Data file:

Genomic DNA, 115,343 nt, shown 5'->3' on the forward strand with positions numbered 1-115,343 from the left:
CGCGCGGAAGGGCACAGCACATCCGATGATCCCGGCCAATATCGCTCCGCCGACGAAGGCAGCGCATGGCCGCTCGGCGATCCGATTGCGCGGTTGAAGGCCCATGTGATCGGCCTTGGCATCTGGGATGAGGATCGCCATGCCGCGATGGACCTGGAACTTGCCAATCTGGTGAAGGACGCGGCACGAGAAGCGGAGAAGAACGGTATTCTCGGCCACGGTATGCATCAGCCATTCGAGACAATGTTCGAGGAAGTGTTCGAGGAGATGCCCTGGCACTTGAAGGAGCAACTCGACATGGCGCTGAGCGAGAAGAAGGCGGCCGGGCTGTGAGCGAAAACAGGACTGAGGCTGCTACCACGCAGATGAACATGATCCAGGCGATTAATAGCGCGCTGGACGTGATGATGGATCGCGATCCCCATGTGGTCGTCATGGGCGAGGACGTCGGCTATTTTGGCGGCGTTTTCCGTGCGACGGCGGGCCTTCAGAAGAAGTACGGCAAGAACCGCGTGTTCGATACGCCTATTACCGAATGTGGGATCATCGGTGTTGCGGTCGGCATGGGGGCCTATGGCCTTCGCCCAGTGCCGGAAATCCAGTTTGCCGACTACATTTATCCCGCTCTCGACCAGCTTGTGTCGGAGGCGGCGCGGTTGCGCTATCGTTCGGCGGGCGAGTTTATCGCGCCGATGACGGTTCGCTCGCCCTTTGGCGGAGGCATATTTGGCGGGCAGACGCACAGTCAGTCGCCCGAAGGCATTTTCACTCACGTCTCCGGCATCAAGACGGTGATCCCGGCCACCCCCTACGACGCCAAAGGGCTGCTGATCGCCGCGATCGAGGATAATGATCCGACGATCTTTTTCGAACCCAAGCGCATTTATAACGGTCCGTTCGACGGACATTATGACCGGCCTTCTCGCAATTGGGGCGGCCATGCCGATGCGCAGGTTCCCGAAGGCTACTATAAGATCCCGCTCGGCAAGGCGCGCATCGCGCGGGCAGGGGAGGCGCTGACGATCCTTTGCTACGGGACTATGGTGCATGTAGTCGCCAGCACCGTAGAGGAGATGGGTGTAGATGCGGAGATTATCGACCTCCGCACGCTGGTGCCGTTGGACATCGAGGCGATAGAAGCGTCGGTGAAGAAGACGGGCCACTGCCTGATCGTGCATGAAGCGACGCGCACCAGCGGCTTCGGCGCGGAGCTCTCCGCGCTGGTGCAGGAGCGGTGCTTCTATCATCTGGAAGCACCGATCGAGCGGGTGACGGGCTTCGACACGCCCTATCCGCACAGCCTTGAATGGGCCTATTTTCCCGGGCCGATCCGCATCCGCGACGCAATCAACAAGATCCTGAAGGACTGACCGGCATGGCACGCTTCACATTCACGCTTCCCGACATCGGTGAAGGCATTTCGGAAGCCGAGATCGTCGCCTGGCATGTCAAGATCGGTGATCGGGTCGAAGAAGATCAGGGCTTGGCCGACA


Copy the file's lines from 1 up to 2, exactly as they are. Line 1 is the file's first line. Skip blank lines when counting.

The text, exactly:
Genomic DNA, 115,343 nt, shown 5'->3' on the forward strand with positions numbered 1-115,343 from the left:
CGCGCGGAAGGGCACAGCACATCCGATGATCCCGGCCAATATCGCTCCGCCGACGAAGGCAGCGCATGGCCGCTCGGCGATCCGATTGCGCGGTTGAAGGCCCATGTGATCGGCCTTGGCATCTGGGATGAGGATCGCCATGCCGCGATGGACCTGGAACTTGCCAATCTGGTGAAGGACGCGGCACGAGAAGCGGAGAAGAACGGTATTCTCGGCCACGGTATGCATCAGCCATTCGAGACAATGTTCGAGGAAGTGTTCGAGGAGATGCCCTGGCACTTGAAGGAGCAACTCGACATGGCGCTGAGCGAGAAGAAGGCGGCCGGGCTGTGAGCGAAAACAGGACTGAGGCTGCTACCACGCAGATGAACATGATCCAGGCGATTAATAGCGCGCTGGACGTGATGATGGATCGCGATCCCCATGTGGTCGTCATGGGCGAGGACGTCGGCTATTTTGGCGGCGTTTTCCGTGCGACGGCGGGCCTTCAGAAGAAGTACGGCAAGAACCGCGTGTTCGATACGCCTATTACCGAATGTGGGATCATCGGTGTTGCGGTCGGCATGGGGGCCTATGGCCTTCGCCCAGTGCCGGAAATCCAGTTTGCCGACTACATTTATCCCGCTCTCGACCAGCTTGTGTCGGAGGCGGCGCGGTTGCGCTATCGTTCGGCGGGCGAGTTTATCGCGCCGATGACGGTTCGCTCGCCCTTTGGCGGAGGCATATTTGGCGGGCAGACGCACAGTCAGTCGCCCGAAGGCATTTTCACTCACGTCTCCGGCATCAAGACGGTGATCCCGGCCACCCCCTACGACGCCAAAGGGCTGCTGATCGCCGCGATCGAGGATAATGATCCGACGATCTTTTTCGAACCCAAGCGCATTTATAACGGTCCGTTCGACGGACATTATGACCGGCCTTCTCGCAATTGGGGCGGCCATGCCGATGCGCAGGTTCCCGAAGGCTACTATAAGATCCCGCTCGGCAAGGCGCGCATCGCGCGGGCAGGGGAGGCGCTGACGATCCTTTGCTACGGGACTATGGTGCATGTAGTCGCCAGCACCGTAGAGGAGATGGGTGTAGATGCGGAGATTATCGACCTCCGCACGCTGGTGCCGTTGGACATCGAGGCGATAGAAGCGTCGGTGAAGAAGACGGGCCACTGCCTGATCGTGCATGAAGCGACGCGCACCAGCGGCTTCGGCGCGGAGCTCTCCGCGCTGGTGCAGGAGCGGTGCTTCTATCATCTGGAAGCACCGATCGAGCGGGTGACGGGCTTCGACACGCCCTATCCGCACAGCCTTGAATGGGCCTATTTTCCCGGGCCGATCCGCATCCGCGACGCAATCAACAAGATCCTGAAGGACTGACCGGCATGGCACGCTTCACATTCACGCTTCCCGACATCGGTGAAGGCATTTCGGAAGCCGAGATCGTCGCCTGGCATGTCAAGATCGGTGATCGGGTCGAAGAAGATCAGGGCTTGGCCGACA